A 17-year-old Burnsville boy died at about 9:30 p.m. yesterday after a rollover crash on Highway 52 near 180th Street south of Rosemount, according to the State Patrol.
Ty G. Alyea died after the driver of a northbound 1999 Jeep Grand Cherokee lost control of the vehicle, in which Alyea was a passenger, and it rolled over through the median and came to rest in the southbound lanes.
Alyea was not wearing a seatbelt at the time of the crash along with Cole A. Borchardt, 18, of Burnsville, a passenger who was seriously injured and was taken to Regions Hospital in St. Paul. Both were ejected from the vehicle, according to news reports.
The two occupants who were wearing seatbelts – the driver Matthew G. Berger and Tylan A. Procko, both 17 and of Burnsville, had non-life-threatening injuries and were taken to Regions Hospital.
Road conditions at the time of crash were described as dry on the divided highway that has two lanes in both directions.
Also assisting at the scene was the Dakota County Sheriff’s Office.
No alcohol was detected in any of the passengers’ systems, according to the State Patrol.
Borchardt is a 2014 graduate of Burnsville High School. The other three are current students at the school.
All four have been involved in sports in Burnsville. Alyea played baseball for the Burnsville High School varsity as well as the Burnsville Cobras American Legion team. Borchardt was the second-leading scorer for the BHS boys hockey team last winter and was drafted in the spring by the Chicago Steel of the United States Hockey League.
Berger is a goalie in the BHS hockey program. Procko played for the Burnsville Pythons Senior Babe Ruth baseball team this summer and was on Burnsville’s Junior Gold A hockey team last winter.
Burnsville High School Principal Dave Helke wrote in a letter posted on the school’s website that administrators and other support staff would be available Aug. 7 and 8 from 9 a.m. to 3 p.m. at the school to talk to staff and students about the loss.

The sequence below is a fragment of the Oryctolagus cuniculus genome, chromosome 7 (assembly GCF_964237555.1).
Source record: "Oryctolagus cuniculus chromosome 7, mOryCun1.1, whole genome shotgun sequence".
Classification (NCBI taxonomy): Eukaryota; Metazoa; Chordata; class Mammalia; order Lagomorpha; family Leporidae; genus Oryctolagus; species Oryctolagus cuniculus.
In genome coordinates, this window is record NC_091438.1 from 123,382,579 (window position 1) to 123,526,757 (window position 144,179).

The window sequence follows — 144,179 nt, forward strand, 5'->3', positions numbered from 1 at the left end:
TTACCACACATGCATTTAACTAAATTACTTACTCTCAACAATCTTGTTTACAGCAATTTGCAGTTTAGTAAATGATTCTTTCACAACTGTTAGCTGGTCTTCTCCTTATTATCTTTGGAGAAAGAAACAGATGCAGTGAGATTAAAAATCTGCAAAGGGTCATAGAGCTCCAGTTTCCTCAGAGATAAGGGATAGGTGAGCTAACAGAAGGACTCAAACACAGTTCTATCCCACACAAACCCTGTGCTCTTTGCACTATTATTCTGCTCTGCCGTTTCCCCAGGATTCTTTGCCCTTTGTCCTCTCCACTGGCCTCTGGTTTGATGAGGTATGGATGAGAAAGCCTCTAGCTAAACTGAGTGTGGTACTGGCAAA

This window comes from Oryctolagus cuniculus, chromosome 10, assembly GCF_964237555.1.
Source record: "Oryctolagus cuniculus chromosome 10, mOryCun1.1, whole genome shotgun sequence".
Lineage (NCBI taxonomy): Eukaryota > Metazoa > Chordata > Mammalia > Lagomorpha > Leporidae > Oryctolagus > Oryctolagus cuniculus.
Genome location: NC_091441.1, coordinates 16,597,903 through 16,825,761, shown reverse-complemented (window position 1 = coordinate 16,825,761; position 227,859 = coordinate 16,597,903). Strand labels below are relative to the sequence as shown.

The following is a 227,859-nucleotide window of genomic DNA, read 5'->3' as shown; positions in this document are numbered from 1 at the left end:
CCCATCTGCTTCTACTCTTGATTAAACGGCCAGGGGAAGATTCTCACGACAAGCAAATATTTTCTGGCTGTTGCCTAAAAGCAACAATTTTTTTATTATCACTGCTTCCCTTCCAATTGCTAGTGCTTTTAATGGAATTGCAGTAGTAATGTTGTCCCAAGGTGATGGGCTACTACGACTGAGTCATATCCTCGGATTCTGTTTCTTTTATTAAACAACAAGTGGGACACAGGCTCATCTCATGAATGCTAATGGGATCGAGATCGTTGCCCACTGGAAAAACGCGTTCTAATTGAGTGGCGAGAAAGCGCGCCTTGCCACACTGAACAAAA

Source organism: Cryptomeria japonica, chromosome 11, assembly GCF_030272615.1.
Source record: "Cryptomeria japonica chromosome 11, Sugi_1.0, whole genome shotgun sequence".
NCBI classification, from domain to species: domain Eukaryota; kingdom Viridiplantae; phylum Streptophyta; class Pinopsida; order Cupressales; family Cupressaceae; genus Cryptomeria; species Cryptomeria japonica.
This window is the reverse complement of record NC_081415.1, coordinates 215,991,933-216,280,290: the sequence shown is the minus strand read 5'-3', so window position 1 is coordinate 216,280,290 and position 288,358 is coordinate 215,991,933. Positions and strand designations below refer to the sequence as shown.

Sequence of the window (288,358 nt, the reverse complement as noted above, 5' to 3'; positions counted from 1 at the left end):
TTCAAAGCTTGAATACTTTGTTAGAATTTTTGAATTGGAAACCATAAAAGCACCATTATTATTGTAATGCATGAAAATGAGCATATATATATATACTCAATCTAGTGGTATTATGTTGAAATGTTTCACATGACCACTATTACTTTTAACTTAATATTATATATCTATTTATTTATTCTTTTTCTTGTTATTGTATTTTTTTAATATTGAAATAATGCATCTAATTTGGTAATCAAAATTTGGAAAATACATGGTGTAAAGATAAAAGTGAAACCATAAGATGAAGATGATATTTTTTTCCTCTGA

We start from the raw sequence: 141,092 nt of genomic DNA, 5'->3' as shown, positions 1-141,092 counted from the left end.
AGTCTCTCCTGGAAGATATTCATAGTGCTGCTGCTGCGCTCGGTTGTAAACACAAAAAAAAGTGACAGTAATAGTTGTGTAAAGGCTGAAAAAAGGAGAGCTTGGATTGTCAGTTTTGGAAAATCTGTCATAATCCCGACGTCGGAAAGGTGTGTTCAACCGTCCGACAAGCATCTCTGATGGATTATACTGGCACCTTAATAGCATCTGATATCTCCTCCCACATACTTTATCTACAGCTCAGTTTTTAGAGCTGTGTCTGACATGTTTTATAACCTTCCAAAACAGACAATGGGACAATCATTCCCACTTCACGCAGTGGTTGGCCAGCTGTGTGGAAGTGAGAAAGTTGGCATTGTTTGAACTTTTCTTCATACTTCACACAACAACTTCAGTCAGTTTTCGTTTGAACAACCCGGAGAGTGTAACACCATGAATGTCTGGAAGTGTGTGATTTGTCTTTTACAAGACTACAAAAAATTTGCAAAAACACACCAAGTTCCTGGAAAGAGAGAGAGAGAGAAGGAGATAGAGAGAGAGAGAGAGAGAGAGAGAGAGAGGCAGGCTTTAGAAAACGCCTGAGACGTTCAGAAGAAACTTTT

“We are all deeply saddened by this tragic and sudden loss,” he wrote.
He encouraged parents and students to call the school at (952) 707-2100 to seek support or if they know of a student who is in need of support.
“Students may want to talk with parents and other trusted adults outside school about the death of a classmate,” he wrote. “At this time, it is important to remember that it is normal for individuals to have different reactions to a classmate’s death. Students may wait a while before wanting to talk or may need to be asked about the situation before talking. Some students may not need to discuss the situation at all.
“Please join me in offering support and condolences to the family and friends and of the students,” he wrote.
A vigil was held Thursday night outside Burnsville High School to support the families of those affected by the crash.
Remembrances of Aylea were posted on Twitter at https://twitter.com/search?q=%23RIPty, where he was described as a likeable young man who was easy to get to know and was always laughing and smiling.